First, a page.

Discussion in 'Technical Analysis' started by Babak, Dec 4, 2003.

  1. Babak


  2. dbphoenix


    Well, it's interesting, but I'm not sure I agree with his premise. Therefore, I don't know whether anything I have to say will be pertinent.

    For one thing, he doesn't define "TA", though at the end he does say that TA "attempts to predict prices via the analysis of sentiment". If this defines the scope of TA for him, then, yes, he's probably justified in his concerns.

    However, as I said, I disagree with his basic premise, so whatever metamorphosis the market may have undergone (or be undergoing) is irrelevant to the "TA" I employ and the method by which I trade.

    Sorry I can't provide anything juicier. :p

  3. Thank you for the excellent article. It is certainly thought-provoking. It had never occurred to me that indexing could be a self-perpetuating phenomenon, as presented. This may well be an excellent example of George Soros' theory of reflexivity.
  4. Q
    Alan M. Newman, December 2, 2003


    This page was established on January 15, 1999 and
    received its 500,000th visitor on December 1, 2001.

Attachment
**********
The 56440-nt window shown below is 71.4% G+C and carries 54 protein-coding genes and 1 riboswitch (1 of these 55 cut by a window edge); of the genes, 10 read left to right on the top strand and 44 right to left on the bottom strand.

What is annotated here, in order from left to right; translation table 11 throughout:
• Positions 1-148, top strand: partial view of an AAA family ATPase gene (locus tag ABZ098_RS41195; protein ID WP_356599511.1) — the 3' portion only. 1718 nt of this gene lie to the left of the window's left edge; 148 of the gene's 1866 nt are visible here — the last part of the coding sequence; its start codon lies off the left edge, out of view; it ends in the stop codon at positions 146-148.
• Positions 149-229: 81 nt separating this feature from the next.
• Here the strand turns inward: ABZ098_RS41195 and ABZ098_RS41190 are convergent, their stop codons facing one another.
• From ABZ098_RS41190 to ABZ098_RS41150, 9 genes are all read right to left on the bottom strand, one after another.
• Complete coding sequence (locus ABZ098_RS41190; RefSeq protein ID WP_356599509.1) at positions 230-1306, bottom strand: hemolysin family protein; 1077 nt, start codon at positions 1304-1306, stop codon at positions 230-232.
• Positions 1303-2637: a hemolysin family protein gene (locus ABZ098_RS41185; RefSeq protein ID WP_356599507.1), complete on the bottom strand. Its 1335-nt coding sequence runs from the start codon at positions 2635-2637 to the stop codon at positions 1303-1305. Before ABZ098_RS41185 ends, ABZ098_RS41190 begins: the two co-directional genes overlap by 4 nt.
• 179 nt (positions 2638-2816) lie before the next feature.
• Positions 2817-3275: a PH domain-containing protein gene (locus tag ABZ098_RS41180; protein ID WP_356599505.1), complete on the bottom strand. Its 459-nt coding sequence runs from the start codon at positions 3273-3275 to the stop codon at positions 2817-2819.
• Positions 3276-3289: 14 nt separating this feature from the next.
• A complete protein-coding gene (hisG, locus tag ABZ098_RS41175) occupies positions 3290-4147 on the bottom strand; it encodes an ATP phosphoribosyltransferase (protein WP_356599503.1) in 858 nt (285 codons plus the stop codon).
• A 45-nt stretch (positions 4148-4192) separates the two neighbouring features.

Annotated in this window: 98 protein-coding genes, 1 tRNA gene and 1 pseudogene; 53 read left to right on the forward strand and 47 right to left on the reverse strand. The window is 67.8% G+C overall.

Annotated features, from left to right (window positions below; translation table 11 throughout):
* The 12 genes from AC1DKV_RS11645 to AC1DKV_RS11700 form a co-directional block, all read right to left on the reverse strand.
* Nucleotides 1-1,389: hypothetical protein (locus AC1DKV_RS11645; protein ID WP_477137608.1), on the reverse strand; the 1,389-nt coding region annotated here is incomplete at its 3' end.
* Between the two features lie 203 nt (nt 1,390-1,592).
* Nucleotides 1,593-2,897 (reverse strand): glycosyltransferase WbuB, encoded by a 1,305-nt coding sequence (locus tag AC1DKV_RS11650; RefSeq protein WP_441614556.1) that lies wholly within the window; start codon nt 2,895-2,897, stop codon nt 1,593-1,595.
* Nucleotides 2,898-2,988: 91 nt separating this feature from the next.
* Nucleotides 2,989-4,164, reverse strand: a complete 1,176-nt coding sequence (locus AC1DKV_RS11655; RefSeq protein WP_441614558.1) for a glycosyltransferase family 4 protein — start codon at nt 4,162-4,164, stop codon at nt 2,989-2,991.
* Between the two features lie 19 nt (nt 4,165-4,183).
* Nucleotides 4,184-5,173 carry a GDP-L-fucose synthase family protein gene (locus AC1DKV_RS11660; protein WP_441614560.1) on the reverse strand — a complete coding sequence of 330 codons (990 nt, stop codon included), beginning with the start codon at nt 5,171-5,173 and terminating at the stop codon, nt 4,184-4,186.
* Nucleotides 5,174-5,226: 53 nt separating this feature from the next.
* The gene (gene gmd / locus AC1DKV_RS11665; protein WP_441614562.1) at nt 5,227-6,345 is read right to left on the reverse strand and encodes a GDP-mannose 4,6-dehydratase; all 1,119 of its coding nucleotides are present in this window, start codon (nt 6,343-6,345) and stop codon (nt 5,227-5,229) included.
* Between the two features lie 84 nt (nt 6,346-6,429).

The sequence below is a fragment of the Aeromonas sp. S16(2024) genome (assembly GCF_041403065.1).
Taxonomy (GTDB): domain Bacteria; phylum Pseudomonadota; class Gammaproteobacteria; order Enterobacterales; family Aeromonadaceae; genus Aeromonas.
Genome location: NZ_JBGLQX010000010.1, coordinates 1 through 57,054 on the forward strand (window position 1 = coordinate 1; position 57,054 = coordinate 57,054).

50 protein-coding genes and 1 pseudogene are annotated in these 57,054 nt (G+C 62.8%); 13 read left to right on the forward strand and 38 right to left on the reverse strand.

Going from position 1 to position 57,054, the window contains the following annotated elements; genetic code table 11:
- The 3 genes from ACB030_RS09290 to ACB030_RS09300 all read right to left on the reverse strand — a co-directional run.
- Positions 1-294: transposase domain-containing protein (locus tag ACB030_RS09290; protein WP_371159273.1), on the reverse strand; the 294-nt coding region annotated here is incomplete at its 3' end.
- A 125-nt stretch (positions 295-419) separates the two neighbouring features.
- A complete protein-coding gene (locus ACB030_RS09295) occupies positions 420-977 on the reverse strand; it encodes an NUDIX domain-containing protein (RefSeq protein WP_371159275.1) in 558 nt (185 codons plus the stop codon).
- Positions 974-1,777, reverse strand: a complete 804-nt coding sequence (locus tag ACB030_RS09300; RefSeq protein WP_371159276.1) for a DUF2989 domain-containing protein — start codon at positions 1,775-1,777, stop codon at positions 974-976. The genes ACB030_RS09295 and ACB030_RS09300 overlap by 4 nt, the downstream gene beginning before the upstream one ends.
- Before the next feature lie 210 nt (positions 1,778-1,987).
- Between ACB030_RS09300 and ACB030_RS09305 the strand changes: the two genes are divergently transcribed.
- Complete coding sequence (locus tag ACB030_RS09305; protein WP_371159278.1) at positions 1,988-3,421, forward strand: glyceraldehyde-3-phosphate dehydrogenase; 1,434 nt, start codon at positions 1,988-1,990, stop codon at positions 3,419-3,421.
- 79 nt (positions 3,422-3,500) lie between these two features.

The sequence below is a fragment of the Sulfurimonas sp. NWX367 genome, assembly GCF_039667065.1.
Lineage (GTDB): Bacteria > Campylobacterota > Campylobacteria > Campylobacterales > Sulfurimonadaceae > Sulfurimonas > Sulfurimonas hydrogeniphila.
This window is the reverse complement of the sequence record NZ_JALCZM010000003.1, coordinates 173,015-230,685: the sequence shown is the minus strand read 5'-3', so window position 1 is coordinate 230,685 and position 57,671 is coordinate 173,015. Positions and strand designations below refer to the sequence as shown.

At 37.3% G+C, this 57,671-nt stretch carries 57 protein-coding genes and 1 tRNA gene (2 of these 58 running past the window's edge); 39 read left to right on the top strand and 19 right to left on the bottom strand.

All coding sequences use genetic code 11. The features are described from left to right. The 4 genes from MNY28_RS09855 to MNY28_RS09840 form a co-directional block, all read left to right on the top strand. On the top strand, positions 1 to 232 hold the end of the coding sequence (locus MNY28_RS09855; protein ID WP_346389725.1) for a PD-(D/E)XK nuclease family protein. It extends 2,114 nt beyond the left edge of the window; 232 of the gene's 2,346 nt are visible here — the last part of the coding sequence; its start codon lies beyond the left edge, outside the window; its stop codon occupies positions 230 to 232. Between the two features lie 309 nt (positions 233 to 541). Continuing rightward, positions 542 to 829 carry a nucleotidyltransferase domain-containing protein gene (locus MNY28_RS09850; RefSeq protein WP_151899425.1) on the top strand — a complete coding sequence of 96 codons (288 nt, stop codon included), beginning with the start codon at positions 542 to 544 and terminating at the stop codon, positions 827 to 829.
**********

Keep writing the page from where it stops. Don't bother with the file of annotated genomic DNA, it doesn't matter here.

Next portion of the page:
5. "what is the future for TA, which attempts to predict prices via the analysis of sentiment? "

    The conclusion is true only if if the premisce is true. But I deny that the premisce is true at least not primarily true - that is to say sentiment indeed plays a role but which is SECONDARY comparatively to the PRIMARY CAUSE behind TA - TA is not driven by sentiment as PRIMARY CAUSE, sentiment is PROVOKED by TA which has as PRIMARY CAUSE something that legendary traders like Wickoff suspected without demonstrating it but that my model can demonstrate with SCIENTIFIC EQUATIONS as I said in the other thread:

    "On the origin of patterns according to legendary Richard Wyckoff ... and you know what my model could be viewed as a QUANTIFICATION of what he calls "the 'composite operator' theory, which stated that large pools work to manipulate the price of stocks, leaving definite footprints behind on the chart in patterns of accumulation and distribution"

    'Starting with a pattern' February 1999 - excerpt

    Richard Wyckoff was a trader and market analyst who was active in the market
    around the turn of the 20th century, about the same time as Charles Dow was